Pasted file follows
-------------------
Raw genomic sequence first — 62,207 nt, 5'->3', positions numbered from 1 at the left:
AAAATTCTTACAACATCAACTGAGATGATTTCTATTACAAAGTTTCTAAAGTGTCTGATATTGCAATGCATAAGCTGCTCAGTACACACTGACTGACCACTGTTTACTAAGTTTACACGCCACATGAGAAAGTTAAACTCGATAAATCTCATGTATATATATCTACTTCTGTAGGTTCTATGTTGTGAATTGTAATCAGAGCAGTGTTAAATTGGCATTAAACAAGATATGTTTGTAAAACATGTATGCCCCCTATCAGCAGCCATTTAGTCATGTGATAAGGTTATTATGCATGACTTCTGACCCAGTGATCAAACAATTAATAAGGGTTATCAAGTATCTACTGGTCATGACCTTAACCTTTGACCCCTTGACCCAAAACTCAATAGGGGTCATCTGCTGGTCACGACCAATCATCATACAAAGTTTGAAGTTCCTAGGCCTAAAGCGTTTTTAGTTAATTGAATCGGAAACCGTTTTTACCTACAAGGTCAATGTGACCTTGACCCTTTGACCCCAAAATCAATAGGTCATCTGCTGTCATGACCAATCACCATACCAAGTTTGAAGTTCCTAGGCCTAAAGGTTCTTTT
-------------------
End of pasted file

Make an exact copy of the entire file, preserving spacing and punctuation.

Raw genomic sequence first — 62,207 nt, 5'->3', positions numbered from 1 at the left:
AAAATTCTTACAACATCAACTGAGATGATTTCTATTACAAAGTTTCTAAAGTGTCTGATATTGCAATGCATAAGCTGCTCAGTACACACTGACTGACCACTGTTTACTAAGTTTACACGCCACATGAGAAAGTTAAACTCGATAAATCTCATGTATATATATCTACTTCTGTAGGTTCTATGTTGTGAATTGTAATCAGAGCAGTGTTAAATTGGCATTAAACAAGATATGTTTGTAAAACATGTATGCCCCCTATCAGCAGCCATTTAGTCATGTGATAAGGTTATTATGCATGACTTCTGACCCAGTGATCAAACAATTAATAAGGGTTATCAAGTATCTACTGGTCATGACCTTAACCTTTGACCCCTTGACCCAAAACTCAATAGGGGTCATCTGCTGGTCACGACCAATCATCATACAAAGTTTGAAGTTCCTAGGCCTAAAGCGTTTTTAGTTAATTGAATCGGAAACCGTTTTTACCTACAAGGTCAATGTGACCTTGACCCTTTGACCCCAAAATCAATAGGTCATCTGCTGTCATGACCAATCACCATACCAAGTTTGAAGTTCCTAGGCCTAAAGGTTCTTTT